DC: Yeah. This is quite closely connected to the question you asked about NATO. Greece and Israel have been working together in NATO operations a lot recently.

George Papandreou, the former Greek prime minister, was quite happy to court Israel. When it became clear that relations between Israel and Turkey had soured, Papandreou sniffed an opportunity for Greece to replace Turkey as Israel’s key ally in the Mediterranean.

Even though Greece has been going through an economic nightmare, the Athens authorities have decided to take part in a series of military operations with Israel over the past few years. Let’s not forget that Greece has been spending more on the military as a proportion of national income than most countries in Europe. You can see why the Israeli arms industry would be interested in cultivating stronger links with Greece because, even though Greece is in the doldrums financially, it’s still spending much more than it should be on weapons, while cutting back drastically on essential services like healthcare.

DF: One of your recent articles notes that many of the British officers deployed in post-WWI Palestine were veterans of the Black and Tans, the colonial force infamous for its brutality in Ireland. How has the Irish anti-colonial experience affected Irish politics on the Palestine question?

DC: Among the Irish public, there is a huge amount of sympathy for the Palestinians. The Ireland Palestine Solidarity Campaign has been described by some Zionist watchdogs as the best organised Palestine solidarity group in the world. That’s very interesting because the IPSC relies almost entirely on volunteers.

The Dublin government is a different story. In the current Irish government, there are at least three strong supporters of Israel. These include the ministers for defence and education.

Last year, a number of Irish activists were abducted by Israel as they tried to sail to Gaza. The response of the Dublin government was extremely weak. The Irish foreign minister, Eamon Gilmore, even attended a ceremony film festival sponsored by the Israeli government soon after that incident. He appears to regard avoiding or minimising tension with Israel as a priority.

Furthermore, it should be borne in mind that it’s Ireland’s representative at the European Commission, Máire Geoghegan-Quinn, who is administering the research grants to Israeli arms companies I mentioned earlier. She won’t even acknowledge that giving money to firms profiting from human rights abuses is problematic.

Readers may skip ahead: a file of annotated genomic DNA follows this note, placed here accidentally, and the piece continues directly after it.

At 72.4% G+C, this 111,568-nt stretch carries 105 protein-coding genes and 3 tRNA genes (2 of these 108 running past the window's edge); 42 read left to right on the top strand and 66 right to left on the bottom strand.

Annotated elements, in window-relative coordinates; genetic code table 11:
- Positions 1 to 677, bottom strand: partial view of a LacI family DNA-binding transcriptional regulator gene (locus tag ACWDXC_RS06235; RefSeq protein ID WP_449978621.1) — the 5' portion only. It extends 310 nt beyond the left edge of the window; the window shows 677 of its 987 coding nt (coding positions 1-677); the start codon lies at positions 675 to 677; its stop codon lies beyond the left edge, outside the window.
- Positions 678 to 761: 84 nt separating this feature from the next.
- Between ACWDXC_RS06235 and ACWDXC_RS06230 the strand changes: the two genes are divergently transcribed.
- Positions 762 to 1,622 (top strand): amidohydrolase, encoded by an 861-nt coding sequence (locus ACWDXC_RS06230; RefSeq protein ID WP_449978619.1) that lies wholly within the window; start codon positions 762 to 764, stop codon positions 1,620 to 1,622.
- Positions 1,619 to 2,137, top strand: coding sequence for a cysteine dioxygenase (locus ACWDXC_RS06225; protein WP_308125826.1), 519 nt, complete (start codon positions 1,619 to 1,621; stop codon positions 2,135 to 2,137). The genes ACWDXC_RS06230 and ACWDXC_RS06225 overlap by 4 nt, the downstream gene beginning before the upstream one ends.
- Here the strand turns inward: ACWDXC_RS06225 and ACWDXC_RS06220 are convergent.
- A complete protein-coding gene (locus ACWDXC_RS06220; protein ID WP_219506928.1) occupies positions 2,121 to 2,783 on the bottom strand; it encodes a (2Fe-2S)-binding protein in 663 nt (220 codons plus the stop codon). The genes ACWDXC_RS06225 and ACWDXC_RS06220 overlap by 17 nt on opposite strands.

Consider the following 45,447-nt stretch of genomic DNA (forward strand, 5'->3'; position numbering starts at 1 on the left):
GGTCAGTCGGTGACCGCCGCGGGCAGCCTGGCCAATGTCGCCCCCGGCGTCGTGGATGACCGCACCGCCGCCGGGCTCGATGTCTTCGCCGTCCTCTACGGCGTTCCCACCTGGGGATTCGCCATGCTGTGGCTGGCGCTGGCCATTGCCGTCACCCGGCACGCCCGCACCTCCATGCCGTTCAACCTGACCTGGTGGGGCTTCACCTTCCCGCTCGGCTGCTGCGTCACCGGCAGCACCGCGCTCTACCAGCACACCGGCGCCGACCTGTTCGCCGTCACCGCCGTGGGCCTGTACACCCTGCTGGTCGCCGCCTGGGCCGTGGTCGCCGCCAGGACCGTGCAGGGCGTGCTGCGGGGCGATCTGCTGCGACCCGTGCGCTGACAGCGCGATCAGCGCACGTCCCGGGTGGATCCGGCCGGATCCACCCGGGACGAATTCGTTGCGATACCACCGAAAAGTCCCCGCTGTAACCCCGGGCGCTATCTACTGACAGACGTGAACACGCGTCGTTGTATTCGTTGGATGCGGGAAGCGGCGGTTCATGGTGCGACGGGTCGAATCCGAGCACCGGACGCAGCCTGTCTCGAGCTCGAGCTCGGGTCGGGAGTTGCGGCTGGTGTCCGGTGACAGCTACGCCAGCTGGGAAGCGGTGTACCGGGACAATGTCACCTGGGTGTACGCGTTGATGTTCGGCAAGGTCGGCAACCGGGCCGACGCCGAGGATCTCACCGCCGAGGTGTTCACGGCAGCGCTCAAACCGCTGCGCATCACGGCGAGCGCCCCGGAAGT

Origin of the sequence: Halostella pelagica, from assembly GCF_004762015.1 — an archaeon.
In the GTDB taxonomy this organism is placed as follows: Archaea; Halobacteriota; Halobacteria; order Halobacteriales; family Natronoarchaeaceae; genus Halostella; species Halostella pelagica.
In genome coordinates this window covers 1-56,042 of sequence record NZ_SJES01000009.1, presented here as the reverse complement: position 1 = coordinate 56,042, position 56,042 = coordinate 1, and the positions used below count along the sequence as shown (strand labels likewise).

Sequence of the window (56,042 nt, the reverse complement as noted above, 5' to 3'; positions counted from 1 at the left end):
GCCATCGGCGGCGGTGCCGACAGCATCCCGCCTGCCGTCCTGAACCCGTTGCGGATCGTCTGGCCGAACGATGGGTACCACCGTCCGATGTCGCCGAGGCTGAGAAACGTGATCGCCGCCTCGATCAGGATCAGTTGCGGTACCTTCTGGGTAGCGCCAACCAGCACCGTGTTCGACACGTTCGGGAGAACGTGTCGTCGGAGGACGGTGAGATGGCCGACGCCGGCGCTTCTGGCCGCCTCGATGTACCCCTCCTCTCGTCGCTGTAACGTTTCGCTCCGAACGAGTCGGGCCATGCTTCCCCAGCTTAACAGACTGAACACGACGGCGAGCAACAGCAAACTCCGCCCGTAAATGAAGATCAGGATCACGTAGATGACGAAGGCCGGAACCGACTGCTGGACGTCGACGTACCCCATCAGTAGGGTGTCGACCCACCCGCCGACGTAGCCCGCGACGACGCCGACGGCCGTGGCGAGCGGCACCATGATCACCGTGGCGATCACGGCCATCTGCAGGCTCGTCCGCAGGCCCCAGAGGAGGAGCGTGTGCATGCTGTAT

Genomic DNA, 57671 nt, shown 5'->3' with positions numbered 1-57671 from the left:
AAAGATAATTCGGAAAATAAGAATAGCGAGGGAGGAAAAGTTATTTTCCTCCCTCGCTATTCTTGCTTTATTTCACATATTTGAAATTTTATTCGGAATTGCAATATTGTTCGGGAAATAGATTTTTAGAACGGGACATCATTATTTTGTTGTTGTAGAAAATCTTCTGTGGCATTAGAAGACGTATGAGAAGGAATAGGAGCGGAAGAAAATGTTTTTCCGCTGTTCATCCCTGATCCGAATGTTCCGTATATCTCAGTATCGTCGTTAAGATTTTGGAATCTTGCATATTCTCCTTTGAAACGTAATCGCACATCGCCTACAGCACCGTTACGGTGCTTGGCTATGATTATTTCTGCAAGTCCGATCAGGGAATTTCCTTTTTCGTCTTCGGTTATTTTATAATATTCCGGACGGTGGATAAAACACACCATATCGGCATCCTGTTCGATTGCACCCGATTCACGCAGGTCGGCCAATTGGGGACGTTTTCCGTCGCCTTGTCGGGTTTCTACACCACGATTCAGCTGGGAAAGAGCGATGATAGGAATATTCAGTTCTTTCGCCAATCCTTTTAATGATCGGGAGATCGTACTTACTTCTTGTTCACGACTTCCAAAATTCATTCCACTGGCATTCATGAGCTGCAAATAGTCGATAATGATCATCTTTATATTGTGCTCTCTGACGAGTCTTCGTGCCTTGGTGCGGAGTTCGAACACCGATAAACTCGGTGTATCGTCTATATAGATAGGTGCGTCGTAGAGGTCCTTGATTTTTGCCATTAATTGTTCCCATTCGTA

DF: In 2010, the European Centre for Constitutional and Human Rights issued a report criticizing EU maintenance of ‘anti-terrorist’ blacklists that effectively function ‘as ideological and political tools for undermining the right to popular resistance and self-determination.’ How do these lists constrain European politics on Palestine, and are there active campaigns to get them overturned?

DC: This is an important issue.

Israel has lobbied successfully over the past decade to have both the political and military wings of Hamas placed on the EU’s “anti-terrorist” blacklist. EU officials and governments have, as a result, been able to say “we don’t talk to terrorists”, even when the “terrorists” have a democratic mandate. I note, however, that there have been press reports lately indicating that Hamas has had some contacts with European governments. So perhaps this is changing a little bit. But in general, there is an enormous double standard, when the EU is happy to embrace Israel, a state that uses violence and intimidation against civilians on a daily basis, yet brands those who resist Israeli oppression as “terrorists”.

DF: Finally, in recent years the gap between European government support for Israel and public opinion has sometimes been so wide that the EU leadership has issued official apologies to Israel for polling results. What opportunities does this gap provide for strategic Palestine solidarity?

DC: The European public is way more critical of Israel than our governments are. This offers real hope.

The Palestinian call for boycott, divestment and sanctions (BDS) against Israel was only launched in 2005. And it has made enormous progress. Veolia, the major French corporation, has ignominiously lost a number of major contracts around the world, for example. Why? Because of public outrage at how Veolia is involved in constructing a tramway that would effectively be reserved for Israeli settlers in East Jerusalem. This illustrates how supporting Israeli apartheid can prove bad for business if ordinary people monitor what corporations get up to and protest.